Moving Forward From Violence and Hate

Much of the news this past week, that is not election related, focused on the assassination of Ambassador Stevens and the continued violence related to an offensive video clip that demeans Islam. It is shocking the level of violence that an obscure and amateurish youtube video can unleash. The video, of course, is an excuse for anti-western groups to whip up their followers into mob violence. It is indicative of the deep cultural divide that exists in our world and the beliefs of some extremists that they can get their way through assault and murder.
In order to move forward it is essential for all good people to condemn such extremism. One such call came from Imam Ibrahim Negm, special senior advisor to the grand mufti of Al Azhar University, who, in an essay condemning the attacks wrote,

It goes without saying that violence of any sort, whether inspired by religious sentiment or secular interests, must be condemned unequivocally and in the strongest terms possible. This is in keeping with the best of Muslim tradition, which abhors sectarian rife, inter-ethnic conflict, and interreligious violence. This lesson is best contained in the example of the Prophet Muhammad himself, who was repeatedly subjected to the worst treatment by his enemies, only to consistently disregard these insults and instead take the path of forgiveness, mercy and compassion. This is why he is known to Muslims as “the Mercy to all worlds.” Indeed, this example is most succinctly summarized in the Qur’an itself, which instructs believers as follows: “The good deed and the evil deed are not alike. Repel the evil deed with one which is better.”

I was heartened by the Imam’s words as we do not hear enough in the west about moderate Muslims. There is a tendency for some in the US to paint all Muslims with a single, biased brush. One step toward building bridges of understanding is to use our own free speech to repudiate hateful images and videos that are directed at all Muslims. Brian McLaren, an influential evangelical pastor and author (Time Magazine named him one of the 25 Most Influential Evangelicals in America in 2005), in an essay on the CNN website entitled “My Take: It’s time for Islamophobic Evangelicals To Choose,” calls on American Christians to repudiate hatred toward Muslims. He writes,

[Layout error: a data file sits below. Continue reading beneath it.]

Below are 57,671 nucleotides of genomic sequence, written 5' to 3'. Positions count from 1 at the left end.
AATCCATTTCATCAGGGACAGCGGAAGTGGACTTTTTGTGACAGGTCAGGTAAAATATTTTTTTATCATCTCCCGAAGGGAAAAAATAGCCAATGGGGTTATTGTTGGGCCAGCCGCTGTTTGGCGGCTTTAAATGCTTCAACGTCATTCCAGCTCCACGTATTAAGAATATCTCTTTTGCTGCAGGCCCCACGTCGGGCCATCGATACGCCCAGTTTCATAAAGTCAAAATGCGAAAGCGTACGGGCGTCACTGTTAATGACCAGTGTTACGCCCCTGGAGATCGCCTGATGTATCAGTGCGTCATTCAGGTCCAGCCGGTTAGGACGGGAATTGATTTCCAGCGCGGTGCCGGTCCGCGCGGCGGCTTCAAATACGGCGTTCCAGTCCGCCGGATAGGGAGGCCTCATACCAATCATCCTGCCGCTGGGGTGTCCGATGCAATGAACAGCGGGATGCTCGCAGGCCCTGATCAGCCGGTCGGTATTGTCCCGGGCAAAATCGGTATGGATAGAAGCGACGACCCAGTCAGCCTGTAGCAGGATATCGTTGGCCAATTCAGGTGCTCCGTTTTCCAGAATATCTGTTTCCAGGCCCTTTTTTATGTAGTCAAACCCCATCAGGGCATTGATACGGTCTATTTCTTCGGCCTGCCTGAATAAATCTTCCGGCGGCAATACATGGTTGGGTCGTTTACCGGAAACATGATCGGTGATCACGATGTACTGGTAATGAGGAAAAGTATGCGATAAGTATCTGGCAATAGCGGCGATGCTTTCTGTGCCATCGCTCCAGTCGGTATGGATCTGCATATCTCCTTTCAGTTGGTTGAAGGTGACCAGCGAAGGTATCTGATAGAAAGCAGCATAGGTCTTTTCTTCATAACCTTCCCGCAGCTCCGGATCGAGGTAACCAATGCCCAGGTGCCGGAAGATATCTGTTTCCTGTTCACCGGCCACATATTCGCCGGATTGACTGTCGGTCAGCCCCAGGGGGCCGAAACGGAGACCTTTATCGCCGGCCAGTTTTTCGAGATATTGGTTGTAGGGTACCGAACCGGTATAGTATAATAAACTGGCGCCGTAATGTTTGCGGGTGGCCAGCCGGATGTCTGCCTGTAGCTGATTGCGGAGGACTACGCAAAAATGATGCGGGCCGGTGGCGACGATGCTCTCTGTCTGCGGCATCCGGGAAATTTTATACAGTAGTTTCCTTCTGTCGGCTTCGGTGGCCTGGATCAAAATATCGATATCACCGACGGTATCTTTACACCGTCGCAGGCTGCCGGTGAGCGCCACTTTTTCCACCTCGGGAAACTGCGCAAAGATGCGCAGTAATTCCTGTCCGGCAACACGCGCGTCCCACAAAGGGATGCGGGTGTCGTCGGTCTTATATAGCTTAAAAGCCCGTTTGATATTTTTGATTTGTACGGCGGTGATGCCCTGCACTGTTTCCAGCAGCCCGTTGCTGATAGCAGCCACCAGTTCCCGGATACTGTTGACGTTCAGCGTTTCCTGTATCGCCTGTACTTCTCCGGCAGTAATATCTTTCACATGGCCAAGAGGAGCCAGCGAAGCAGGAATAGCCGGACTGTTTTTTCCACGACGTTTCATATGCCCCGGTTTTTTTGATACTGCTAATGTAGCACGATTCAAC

I was raised as an evangelical Christian in America, and any discussion of Christian-Jewish-Muslim relations around the world must include the phenomenon of American Islamophobia, for which large sectors of evangelical Christianity in America serve as a greenhouse.
At a time when U.S. embassies are being attacked and when people are getting killed over an offensive, adolescent and puerile film targeting Islam – beyond pathetic in its tawdriness – we must begin to own up to the reality of evangelical Islamophobia.
Many of my own relatives receive and forward pious-sounding and alarm-bell-ringing e-mails that trumpet (IN LOTS OF CAPITAL LETTERS WITH EXCLAMATION POINTS!) the evils of Islam, that call their fellow evangelicals and charismatics to prayer and “spiritual warfare” against those alleged evils, and that often – truth be told – contain lots of downright lies.

McLaren goes on to say, “If I could get one message through to my evangelical friends, it would be this: The greatest threat to evangelicalism is evangelicals who tolerate hate and who promote hate camouflaged as piety.”
Jesus’ message is always focused on finding ways to love our enemies. Even, in his greatest challenge, “to love our enemies.” If we are going to find a way forward to a lasting peace we need to use our free speech to condemn violence, but also to condemn unfair depictions of other religions in the name of Christianity.


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